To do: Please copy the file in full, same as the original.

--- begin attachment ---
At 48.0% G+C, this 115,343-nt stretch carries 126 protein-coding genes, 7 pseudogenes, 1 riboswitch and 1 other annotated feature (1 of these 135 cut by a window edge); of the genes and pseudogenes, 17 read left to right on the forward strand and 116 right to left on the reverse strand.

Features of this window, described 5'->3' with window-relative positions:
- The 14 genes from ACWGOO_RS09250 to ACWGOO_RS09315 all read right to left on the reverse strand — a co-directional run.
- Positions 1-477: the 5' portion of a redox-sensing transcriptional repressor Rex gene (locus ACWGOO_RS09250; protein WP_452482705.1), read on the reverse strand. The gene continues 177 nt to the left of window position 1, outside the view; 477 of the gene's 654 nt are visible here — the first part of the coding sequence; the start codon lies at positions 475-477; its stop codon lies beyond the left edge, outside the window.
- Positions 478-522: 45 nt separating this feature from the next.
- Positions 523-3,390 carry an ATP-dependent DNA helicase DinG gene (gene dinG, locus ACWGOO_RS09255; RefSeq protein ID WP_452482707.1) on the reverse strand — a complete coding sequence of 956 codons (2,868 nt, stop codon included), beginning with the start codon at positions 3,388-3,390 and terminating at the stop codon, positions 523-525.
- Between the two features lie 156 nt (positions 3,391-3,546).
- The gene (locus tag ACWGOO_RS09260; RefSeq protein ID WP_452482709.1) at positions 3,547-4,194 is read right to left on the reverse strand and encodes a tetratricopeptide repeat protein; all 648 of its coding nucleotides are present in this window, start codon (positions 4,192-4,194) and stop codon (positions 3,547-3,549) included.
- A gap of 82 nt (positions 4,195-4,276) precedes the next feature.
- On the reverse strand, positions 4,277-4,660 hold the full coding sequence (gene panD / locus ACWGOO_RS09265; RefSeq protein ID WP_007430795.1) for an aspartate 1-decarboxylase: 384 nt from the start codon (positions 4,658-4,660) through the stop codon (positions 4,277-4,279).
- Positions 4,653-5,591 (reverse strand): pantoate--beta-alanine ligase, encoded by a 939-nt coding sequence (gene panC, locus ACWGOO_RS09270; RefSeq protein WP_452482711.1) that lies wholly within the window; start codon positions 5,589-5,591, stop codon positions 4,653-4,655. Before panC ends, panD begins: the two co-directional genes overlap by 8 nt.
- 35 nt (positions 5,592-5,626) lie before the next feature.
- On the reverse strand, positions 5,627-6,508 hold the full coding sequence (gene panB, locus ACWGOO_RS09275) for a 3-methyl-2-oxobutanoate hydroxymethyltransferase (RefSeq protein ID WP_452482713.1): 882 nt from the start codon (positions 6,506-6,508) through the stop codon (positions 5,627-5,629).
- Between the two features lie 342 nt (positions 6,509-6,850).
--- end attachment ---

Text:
At 48.0% G+C, this 115,343-nt stretch carries 126 protein-coding genes, 7 pseudogenes, 1 riboswitch and 1 other annotated feature (1 of these 135 cut by a window edge); of the genes and pseudogenes, 17 read left to right on the forward strand and 116 right to left on the reverse strand.

Features of this window, described 5'->3' with window-relative positions:
- The 14 genes from ACWGOO_RS09250 to ACWGOO_RS09315 all read right to left on the reverse strand — a co-directional run.
- Positions 1-477: the 5' portion of a redox-sensing transcriptional repressor Rex gene (locus ACWGOO_RS09250; protein WP_452482705.1), read on the reverse strand. The gene continues 177 nt to the left of window position 1, outside the view; 477 of the gene's 654 nt are visible here — the first part of the coding sequence; the start codon lies at positions 475-477; its stop codon lies beyond the left edge, outside the window.
- Positions 478-522: 45 nt separating this feature from the next.
- Positions 523-3,390 carry an ATP-dependent DNA helicase DinG gene (gene dinG, locus ACWGOO_RS09255; RefSeq protein ID WP_452482707.1) on the reverse strand — a complete coding sequence of 956 codons (2,868 nt, stop codon included), beginning with the start codon at positions 3,388-3,390 and terminating at the stop codon, positions 523-525.
- Between the two features lie 156 nt (positions 3,391-3,546).
- The gene (locus tag ACWGOO_RS09260; RefSeq protein ID WP_452482709.1) at positions 3,547-4,194 is read right to left on the reverse strand and encodes a tetratricopeptide repeat protein; all 648 of its coding nucleotides are present in this window, start codon (positions 4,192-4,194) and stop codon (positions 3,547-3,549) included.
- A gap of 82 nt (positions 4,195-4,276) precedes the next feature.
- On the reverse strand, positions 4,277-4,660 hold the full coding sequence (gene panD / locus ACWGOO_RS09265; RefSeq protein ID WP_007430795.1) for an aspartate 1-decarboxylase: 384 nt from the start codon (positions 4,658-4,660) through the stop codon (positions 4,277-4,279).
- Positions 4,653-5,591 (reverse strand): pantoate--beta-alanine ligase, encoded by a 939-nt coding sequence (gene panC, locus ACWGOO_RS09270; RefSeq protein WP_452482711.1) that lies wholly within the window; start codon positions 5,589-5,591, stop codon positions 4,653-4,655. Before panC ends, panD begins: the two co-directional genes overlap by 8 nt.
- 35 nt (positions 5,592-5,626) lie before the next feature.
- On the reverse strand, positions 5,627-6,508 hold the full coding sequence (gene panB, locus ACWGOO_RS09275) for a 3-methyl-2-oxobutanoate hydroxymethyltransferase (RefSeq protein ID WP_452482713.1): 882 nt from the start codon (positions 6,506-6,508) through the stop codon (positions 5,627-5,629).
- Between the two features lie 342 nt (positions 6,509-6,850).